In other MAPS, by comparison, you would need to clone each email from a campaign template and update each one manually with the new specifics (i.e., webinar start time) and then put them all together before activating. It’s not hard work, but it’s time-intensive and boring.
Instead, with Marketo tokens, you can clone a campaign template or folder of programs and edit the tokens for all the assets in one place. As a result, it reduces the amount of copy and paste required to clone and launch a campaign and reduces the likelihood of human error by missing something as you edit.
Pro-tip: To take your customized template tokens to the next level, number them. By default, custom tokens are listed in the program folder alphabetically. But this means that your Start Time and End Time tokens are nowhere near each other. Not only that, E comes before S, so you could easily transpose the values if you are copying directly from your campaign brief. By numbering them, you can group tokens in a way that makes logical sense as you are setting up the campaign.
In an example on the Marketo Nation forum, Amy Goldfine shares a screenshot of her template with this numbered token system in action that is AMAZING:
There are few things in the martech space that I get more excited about than Marketo tokens. For anyone who has spent hours copying and pasting the same thing dozens of times each month to create a new campaign using other MAPs, you know the pain, too.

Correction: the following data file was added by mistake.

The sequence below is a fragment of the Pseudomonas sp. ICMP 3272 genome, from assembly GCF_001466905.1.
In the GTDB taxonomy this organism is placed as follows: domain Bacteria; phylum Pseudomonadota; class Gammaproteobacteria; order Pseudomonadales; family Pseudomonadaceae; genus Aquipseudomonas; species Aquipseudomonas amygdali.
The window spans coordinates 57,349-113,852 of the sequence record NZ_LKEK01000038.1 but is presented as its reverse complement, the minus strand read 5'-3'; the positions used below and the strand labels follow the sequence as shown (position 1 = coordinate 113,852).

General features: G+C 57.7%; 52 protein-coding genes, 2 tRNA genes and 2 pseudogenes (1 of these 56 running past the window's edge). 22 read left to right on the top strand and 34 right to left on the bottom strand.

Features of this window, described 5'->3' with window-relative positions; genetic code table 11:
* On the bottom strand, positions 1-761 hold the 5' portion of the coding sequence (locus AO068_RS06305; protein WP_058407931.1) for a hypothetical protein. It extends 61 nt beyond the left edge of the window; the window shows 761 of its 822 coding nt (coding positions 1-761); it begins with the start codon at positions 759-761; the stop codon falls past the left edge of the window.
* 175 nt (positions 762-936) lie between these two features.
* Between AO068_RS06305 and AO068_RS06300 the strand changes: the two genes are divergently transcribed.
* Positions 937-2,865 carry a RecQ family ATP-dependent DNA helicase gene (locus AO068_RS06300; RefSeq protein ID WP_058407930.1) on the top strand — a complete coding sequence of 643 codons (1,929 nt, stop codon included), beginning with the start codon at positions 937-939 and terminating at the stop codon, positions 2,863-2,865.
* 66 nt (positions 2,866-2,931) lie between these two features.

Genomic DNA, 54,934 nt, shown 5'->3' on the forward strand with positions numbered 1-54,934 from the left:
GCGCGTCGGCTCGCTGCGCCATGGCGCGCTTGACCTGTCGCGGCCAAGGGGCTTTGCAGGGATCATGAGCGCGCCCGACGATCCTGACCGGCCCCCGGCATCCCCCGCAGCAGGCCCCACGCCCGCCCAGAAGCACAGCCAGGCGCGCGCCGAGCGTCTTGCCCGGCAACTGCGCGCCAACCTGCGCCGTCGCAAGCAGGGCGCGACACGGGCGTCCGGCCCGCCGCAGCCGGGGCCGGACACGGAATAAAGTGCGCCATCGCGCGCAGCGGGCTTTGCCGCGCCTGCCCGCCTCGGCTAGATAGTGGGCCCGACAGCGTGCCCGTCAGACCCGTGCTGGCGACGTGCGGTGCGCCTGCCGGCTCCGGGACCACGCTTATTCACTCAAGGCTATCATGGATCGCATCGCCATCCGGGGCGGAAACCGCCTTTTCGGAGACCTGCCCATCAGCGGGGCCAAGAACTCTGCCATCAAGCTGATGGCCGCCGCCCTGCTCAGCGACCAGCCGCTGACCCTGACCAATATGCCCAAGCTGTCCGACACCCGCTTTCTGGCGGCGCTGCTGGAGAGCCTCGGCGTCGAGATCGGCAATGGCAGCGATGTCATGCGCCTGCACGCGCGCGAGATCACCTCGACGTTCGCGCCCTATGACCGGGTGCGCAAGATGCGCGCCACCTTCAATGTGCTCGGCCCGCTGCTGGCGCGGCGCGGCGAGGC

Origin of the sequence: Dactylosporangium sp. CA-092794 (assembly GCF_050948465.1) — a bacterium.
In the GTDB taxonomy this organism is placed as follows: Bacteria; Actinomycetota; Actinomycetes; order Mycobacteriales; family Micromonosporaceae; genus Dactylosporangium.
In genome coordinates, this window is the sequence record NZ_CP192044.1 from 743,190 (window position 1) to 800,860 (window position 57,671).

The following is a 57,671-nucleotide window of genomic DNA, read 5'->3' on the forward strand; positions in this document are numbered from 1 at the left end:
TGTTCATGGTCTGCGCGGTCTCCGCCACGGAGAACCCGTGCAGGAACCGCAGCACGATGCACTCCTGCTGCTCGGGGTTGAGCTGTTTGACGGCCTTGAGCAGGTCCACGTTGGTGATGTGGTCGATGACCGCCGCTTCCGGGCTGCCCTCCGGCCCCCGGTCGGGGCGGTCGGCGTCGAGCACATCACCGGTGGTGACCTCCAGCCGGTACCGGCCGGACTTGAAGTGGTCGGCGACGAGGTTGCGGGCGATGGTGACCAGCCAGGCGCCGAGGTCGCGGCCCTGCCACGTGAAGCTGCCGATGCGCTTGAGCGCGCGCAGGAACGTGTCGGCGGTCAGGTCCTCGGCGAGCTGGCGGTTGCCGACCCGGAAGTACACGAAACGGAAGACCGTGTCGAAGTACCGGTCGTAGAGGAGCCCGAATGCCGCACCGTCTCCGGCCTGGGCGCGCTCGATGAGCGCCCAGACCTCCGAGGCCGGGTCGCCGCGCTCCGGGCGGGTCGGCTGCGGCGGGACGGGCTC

Marketo has done an excellent job with this feature to create something that real marketers can use to be productive. And by thinking strategically about leveraging them, marketing teams can get immense value out of this feature.
I am a marketing operations expert with a decade of experience working for startups, agencies and enterprise-level companies around the globe. After stints in Boston and Madrid, I’ve settled in an idyllic Vermont farmhouse with my wife and two rescue dogs. When I’m not at my computer, you’re most likely to find me tackling a home improvement project way beyond my skill level or trying to find a new fly fishing spot in a nearby river. Say hello or hola on LinkedIn .